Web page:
To probe the effects of correlated activity, the observed speed estimate variability was compared with the variability obtained from artificially shuffled ensemble responses consisting of spike trains from a different trial for each cell. This manipulation removes covariation, enforcing statistical independence between spike trains from different cells while preserving the response statistics of each cell. Figure 7 shows the speed estimate variability obtained with shuffled data as a function of the speed estimate variability obtained with unshuffled data, across all conditions tested. The data cluster near the identity line. Shuffled data displayed a statistically significant (*P* < 0.001, Wilcoxon signed-rank test) but very weak (median ratio: 0.96) tendency toward more precise speed estimates. In summary, eliminating correlated activity in RGC spike trains had very little effect on speed estimates.

#### • Timing structure in spike trains

Many models of visual processing assume that information is communicated from retina to brain by the firing rates of RGCs, specifically, that RGC spikes are generated approximately independently of one another over time according to a Poisson process with a time-varying rate. A Poisson model fails to account for phenomena such as action potential refractoriness, and the non-Poisson intrinsic timing structure of RGC spike trains has been the subject of several recent studies (Berry et al. 1997; Reich et al. 1997; Uzzell and Chichilnisky 2004). However, it is unclear whether the intrinsic structure of retinal spike trains plays an important role in communicating behaviorally relevant visual signals or whether the firing rate model provides an approximation adequate for understanding downstream processing.

To distinguish these possibilities, the speed estimate variability obtained with RGC spike trains was compared with the variability obtained from artificial spike trains generated by Poisson spiking with the observed time-varying rate. The artificial spike train for a given cell and trial was created by sampling spike times, with replacement, across all trials for that cell and stimulus. The number of spikes in the resampled spike train for each trial was on average equal to the number of spikes in recorded spike trains. Figure 7*B* shows the comparison of speed estimate variability obtained with real and Poisson spike trains for all conditions tested. The data lie systematically above the identity line, particularly for the lower fractional SD values. The median ratio of the SD obtained from resampled data to that obtained with the original data was 1.50. The higher variability obtained with resampled data could not be attributed to nonstationarity of responses over the course of the experiment, because the shuffling analysis of Fig. 7*A* did not produce such an effect. Thus the intrinsic timing structure of RGC spike trains allows them to convey stimulus speed information more faithfully than would be expected from a Poisson model of RGC spiking.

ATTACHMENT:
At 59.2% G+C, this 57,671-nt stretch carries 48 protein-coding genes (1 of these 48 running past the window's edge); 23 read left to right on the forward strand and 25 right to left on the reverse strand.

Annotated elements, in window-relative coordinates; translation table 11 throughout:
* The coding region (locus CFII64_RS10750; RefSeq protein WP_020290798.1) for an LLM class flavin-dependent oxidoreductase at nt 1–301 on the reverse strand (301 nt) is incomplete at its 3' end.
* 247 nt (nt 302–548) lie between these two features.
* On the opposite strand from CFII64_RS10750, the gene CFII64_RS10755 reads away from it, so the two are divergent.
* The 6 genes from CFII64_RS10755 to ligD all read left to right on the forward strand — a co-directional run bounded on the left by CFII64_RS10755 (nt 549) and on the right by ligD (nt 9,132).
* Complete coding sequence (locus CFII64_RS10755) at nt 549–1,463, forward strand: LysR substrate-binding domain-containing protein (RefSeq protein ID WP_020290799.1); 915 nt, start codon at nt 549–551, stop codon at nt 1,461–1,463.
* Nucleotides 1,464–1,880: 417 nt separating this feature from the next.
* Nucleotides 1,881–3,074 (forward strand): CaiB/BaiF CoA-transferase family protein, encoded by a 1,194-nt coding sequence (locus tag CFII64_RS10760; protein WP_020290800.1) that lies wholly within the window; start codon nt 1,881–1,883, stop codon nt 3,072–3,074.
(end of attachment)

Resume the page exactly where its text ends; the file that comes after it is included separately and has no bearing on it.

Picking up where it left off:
#### • Spatial arrangment of receptive fields

Because motion is represented in a wave of activity in the parasol RGC population, the spatial arrangement of the cells used for readout could influence the fidelity of speed estimates extracted by the brain. For example, Fig. 8*A* shows the receptive field outlines of a collection of on parasol cells, with receptive fields that clustered in a region of retina, and a collection of the same number of on parasol cells (simultaneously recorded, partially overlapping), with more dispersed receptive fields. The distributions of speed estimates obtained from each of these ensembles in one stimulus condition are shown in the histograms. The variability of speed estimates obtained from the clustered cells was substantially larger than that from the dispersed cells. Pooled data in Fig. 8*C* for all such conditions tested (○) show the same trend.

The difference in speed estimates obtained from clustered and dispersed cells could arise from redundancy due to correlated activity in nearby cells. To test for this possibility, the same comparison was performed with shuffled responses (•). The similarity of the shuffled and unshuffled results indicates that response covariation did not account for the effect of spatial arrangement.